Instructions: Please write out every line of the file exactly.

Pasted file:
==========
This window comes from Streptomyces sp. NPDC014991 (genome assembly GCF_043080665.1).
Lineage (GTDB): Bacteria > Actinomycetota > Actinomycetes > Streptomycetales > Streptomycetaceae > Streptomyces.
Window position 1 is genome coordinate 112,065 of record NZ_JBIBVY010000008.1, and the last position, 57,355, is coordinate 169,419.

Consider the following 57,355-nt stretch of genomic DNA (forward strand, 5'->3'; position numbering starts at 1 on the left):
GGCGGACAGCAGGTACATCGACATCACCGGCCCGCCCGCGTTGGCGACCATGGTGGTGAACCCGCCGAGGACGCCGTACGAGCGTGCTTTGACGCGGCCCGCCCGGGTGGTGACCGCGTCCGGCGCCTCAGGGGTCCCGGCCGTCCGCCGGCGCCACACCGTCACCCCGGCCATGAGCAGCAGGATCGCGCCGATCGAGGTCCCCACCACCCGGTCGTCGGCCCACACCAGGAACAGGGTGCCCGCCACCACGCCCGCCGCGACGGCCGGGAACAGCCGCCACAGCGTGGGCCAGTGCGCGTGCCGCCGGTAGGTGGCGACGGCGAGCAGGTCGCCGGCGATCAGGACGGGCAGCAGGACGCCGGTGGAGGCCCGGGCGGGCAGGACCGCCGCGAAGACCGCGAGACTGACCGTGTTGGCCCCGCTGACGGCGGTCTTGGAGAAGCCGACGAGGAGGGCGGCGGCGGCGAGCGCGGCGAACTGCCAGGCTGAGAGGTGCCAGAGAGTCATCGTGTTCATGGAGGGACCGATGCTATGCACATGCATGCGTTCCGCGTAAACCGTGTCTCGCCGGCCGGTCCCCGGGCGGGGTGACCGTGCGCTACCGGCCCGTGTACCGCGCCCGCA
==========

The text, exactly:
This window comes from Streptomyces sp. NPDC014991 (genome assembly GCF_043080665.1).
Lineage (GTDB): Bacteria > Actinomycetota > Actinomycetes > Streptomycetales > Streptomycetaceae > Streptomyces.
Window position 1 is genome coordinate 112,065 of record NZ_JBIBVY010000008.1, and the last position, 57,355, is coordinate 169,419.

Consider the following 57,355-nt stretch of genomic DNA (forward strand, 5'->3'; position numbering starts at 1 on the left):
GGCGGACAGCAGGTACATCGACATCACCGGCCCGCCCGCGTTGGCGACCATGGTGGTGAACCCGCCGAGGACGCCGTACGAGCGTGCTTTGACGCGGCCCGCCCGGGTGGTGACCGCGTCCGGCGCCTCAGGGGTCCCGGCCGTCCGCCGGCGCCACACCGTCACCCCGGCCATGAGCAGCAGGATCGCGCCGATCGAGGTCCCCACCACCCGGTCGTCGGCCCACACCAGGAACAGGGTGCCCGCCACCACGCCCGCCGCGACGGCCGGGAACAGCCGCCACAGCGTGGGCCAGTGCGCGTGCCGCCGGTAGGTGGCGACGGCGAGCAGGTCGCCGGCGATCAGGACGGGCAGCAGGACGCCGGTGGAGGCCCGGGCGGGCAGGACCGCCGCGAAGACCGCGAGACTGACCGTGTTGGCCCCGCTGACGGCGGTCTTGGAGAAGCCGACGAGGAGGGCGGCGGCGGCGAGCGCGGCGAACTGCCAGGCTGAGAGGTGCCAGAGAGTCATCGTGTTCATGGAGGGACCGATGCTATGCACATGCATGCGTTCCGCGTAAACCGTGTCTCGCCGGCCGGTCCCCGGGCGGGGTGACCGTGCGCTACCGGCCCGTGTACCGCGCCCGCA